Twin tunnels, each having an outside diameter of approximately 7 metres, will be provided, and connected by cross passages at a minimum spacing of 240 metres, for evacuation purposes. The tunnels will be constructed by a combination of Tunnel Boring Machines and Cut and Cover construction methods.
The three stations have provision for underground island platforms (maximum 170 metres long or equivalent to a 7 car long train), connected to subsurface concourses via escalators and lifts. The station depths vary between 18 metres below the surface at Aotea and 43 metres below ground at Newton.

Post electrification, passenger services will be operated largely by electric multiple unit (EMU) trains (6 cars long on all routes except for 3 cars on the Onehunga line), with a planned seated plus standing capacity of 385 for a 3 car EMU and 770 for a 6 car. Therefore ARTA‟s proposed 20 tph service would provide an hourly carrying capacity of around 16,100- 16,200 passengers into Britomart, although the actual number of CBD passengers able to be transported by rail will in practice be determined by the number of passengers travelling to intermediate destinations such as Newmarket.

The current configuration of Britomart appears to provide adequate capacity into the CBD for rail passengers in the future; however, Britomart’s position on the northern periphery of the CBD effectively limits the catchment for CBD rail journeys to those passengers travelling to destinations within 400-500m distance of Britomart. The rail development plan provides for the current upgrading and capacity improvements to the existing Auckland rail network (these are in progress), enabling the delivery of more passengers.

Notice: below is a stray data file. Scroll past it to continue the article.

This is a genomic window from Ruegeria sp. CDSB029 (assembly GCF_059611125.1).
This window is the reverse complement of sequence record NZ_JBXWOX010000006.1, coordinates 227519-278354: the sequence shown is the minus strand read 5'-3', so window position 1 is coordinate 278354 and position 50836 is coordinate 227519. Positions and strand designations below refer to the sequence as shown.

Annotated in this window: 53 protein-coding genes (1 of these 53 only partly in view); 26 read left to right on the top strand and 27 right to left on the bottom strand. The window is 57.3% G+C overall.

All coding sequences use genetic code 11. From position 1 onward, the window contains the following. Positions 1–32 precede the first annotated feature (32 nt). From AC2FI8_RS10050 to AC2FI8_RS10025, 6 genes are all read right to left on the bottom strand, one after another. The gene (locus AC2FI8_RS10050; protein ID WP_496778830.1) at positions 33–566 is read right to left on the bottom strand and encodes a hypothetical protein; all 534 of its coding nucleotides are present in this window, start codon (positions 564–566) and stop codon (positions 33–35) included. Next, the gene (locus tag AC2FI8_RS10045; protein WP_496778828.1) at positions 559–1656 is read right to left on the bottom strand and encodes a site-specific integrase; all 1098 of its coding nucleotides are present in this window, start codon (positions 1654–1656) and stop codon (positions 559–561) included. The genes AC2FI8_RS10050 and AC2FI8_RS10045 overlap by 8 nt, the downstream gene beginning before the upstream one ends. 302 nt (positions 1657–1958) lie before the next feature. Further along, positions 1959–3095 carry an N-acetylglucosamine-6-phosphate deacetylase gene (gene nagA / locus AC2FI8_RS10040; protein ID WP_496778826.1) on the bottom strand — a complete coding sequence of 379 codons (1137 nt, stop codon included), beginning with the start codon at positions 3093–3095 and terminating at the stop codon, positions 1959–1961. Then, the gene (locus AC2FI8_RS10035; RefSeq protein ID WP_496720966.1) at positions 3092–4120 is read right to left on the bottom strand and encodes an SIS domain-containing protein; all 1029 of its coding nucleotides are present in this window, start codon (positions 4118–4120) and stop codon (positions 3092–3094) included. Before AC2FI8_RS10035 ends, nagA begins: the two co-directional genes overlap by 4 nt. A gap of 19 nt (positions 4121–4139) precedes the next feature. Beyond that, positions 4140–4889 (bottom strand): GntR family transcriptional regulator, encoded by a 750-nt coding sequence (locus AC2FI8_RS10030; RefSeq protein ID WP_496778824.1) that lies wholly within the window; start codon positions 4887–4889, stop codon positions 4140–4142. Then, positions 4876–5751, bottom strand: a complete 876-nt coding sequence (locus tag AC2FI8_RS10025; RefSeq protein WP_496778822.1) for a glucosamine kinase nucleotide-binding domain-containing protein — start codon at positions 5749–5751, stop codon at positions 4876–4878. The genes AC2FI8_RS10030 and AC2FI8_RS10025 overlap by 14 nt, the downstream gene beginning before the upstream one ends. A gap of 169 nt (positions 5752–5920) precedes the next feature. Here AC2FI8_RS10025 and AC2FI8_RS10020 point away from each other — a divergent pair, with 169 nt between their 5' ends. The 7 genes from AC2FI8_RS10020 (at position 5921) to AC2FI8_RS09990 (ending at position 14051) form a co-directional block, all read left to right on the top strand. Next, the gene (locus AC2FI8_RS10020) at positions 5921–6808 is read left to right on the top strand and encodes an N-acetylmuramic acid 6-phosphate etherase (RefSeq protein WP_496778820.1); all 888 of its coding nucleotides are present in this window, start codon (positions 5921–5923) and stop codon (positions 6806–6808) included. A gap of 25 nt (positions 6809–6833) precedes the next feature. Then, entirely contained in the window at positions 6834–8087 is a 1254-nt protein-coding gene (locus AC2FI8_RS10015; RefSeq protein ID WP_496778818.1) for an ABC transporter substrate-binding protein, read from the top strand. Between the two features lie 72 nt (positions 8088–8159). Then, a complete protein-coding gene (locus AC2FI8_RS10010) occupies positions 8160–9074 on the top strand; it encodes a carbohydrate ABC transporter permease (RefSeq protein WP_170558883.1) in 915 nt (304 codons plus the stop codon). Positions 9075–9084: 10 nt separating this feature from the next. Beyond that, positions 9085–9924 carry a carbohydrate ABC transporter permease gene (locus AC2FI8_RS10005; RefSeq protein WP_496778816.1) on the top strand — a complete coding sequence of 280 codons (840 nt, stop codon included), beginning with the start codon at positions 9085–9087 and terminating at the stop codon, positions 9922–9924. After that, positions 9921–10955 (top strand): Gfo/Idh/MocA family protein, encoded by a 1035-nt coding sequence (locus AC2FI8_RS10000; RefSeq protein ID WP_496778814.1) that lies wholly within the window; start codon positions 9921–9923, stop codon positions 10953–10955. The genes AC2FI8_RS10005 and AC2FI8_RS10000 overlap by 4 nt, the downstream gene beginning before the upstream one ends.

Outside of Britomart however, the new post electrification signalling system will provide for the following maximum numbers of trains to be operated per hour.

The addition of the CBD Rail Link would offer better exploitation of these improvements through penetration of the central and southern parts of the CBD, extending the service that can be provided for rail passengers. Through-routing at Britomart not only would allow for capacity utilisation, but also would afford better network optimisation from flexibility in services patterns and scheduling.

Coverage continues:
What’s in Case study and how it will unlock Auckland’s potential

Len Brown -I want it in 7 years

Cost and what’s involved

Read the full case

Watch Len Brown’s news conference
Chinese interest in CBD loop

Loop funding row




  1. Luke says:

    this project will be especially transformational for the inner west, the area from New Lynn - Kingsland.
    Already a fair number of people catch the train from

    Britomart to Kingsland, however now the journey time will only be 10mins to Britomart the effect will be amazing here.